In Taki’s Magazine, Charles Norman writes about Colin Kaepernick:
In the summer of 2016, Colin Kaepernick started wearing “cops are pigs” socks and chose not to partake in the national anthem, at the behest of his then-new girlfriend Nessa Diab, an MTV and radio host who was raised Muslim in California by her Egyptian parents. Diab not only suggested his protests but the next year, through her posts on social media, cost the quarterback a backup job with the Baltimore Ravens. She might be another example of what Steve Sailer referred to when he spoke of our society’s increasing “Rule by Actresses.” Sadly, though, this was not the first time Kaepernick had gotten in trouble through a woman: Two years prior he was not charged when a quasi-girlfriend claimed she may have been sexually assaulted by him. Those are potential charges that, in the era of #MeToo, and when the Tampa Bay Buccaneers have suspended their starting quarterback three games for allegedly groping his Uber driver, Kaepernick should be thankful took place in humanity’s Sexual Dark Ages—the year 2014.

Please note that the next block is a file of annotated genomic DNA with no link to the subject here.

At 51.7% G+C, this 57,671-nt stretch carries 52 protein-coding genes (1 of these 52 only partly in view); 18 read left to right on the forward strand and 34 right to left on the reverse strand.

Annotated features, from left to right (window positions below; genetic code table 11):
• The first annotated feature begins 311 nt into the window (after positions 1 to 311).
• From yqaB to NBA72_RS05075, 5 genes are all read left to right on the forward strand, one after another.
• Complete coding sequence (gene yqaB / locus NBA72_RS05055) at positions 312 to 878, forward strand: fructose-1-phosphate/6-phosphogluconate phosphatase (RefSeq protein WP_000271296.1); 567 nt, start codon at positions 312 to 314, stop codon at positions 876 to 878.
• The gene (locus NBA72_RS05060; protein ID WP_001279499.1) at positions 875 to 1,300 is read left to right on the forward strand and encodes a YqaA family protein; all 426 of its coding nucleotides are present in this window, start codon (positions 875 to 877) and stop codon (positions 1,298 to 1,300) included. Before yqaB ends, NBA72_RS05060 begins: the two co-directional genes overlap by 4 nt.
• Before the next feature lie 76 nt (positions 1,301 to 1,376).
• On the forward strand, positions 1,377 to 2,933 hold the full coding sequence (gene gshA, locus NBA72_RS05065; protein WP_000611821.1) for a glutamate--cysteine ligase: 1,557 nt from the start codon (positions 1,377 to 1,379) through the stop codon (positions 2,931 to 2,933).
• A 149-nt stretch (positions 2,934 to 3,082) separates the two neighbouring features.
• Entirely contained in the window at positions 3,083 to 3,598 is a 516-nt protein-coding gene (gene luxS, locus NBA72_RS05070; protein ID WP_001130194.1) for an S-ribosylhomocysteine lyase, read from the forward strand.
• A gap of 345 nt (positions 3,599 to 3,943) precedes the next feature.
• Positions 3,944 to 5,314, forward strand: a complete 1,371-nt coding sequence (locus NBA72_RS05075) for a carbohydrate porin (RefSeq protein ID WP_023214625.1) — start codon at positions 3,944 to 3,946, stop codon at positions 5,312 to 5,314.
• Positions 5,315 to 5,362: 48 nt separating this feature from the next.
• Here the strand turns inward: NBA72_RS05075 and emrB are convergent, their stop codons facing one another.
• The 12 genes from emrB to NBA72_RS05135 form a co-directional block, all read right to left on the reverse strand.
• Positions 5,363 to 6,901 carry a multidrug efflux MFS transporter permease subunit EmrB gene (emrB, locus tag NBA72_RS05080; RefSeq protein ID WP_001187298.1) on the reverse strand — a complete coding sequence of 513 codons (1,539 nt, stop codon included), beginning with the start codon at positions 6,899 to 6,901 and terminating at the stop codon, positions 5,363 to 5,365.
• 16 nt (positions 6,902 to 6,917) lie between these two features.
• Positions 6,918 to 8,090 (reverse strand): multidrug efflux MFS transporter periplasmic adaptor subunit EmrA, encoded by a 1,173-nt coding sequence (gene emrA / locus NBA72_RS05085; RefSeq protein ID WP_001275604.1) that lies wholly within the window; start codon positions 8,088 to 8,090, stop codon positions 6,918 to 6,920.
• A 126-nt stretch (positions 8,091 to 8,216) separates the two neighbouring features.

Kaepernick went 3-16 as a starter his last two seasons playing in the NFL. I’d be more inclined in his favor if he were in Canada like Johnny Manziel trying to show he deserves to be back in the big time. (Manziel has been benched in Montreal after two lousy starts at QB.)
Generally, black quarterbacks tend to decline in impact as injuries and new defensive schemes take their tolls.
In contrast, Drew Brees (right) is (apparently) forever. The 39 year old of average height has completed 65 out of 80 passes this season.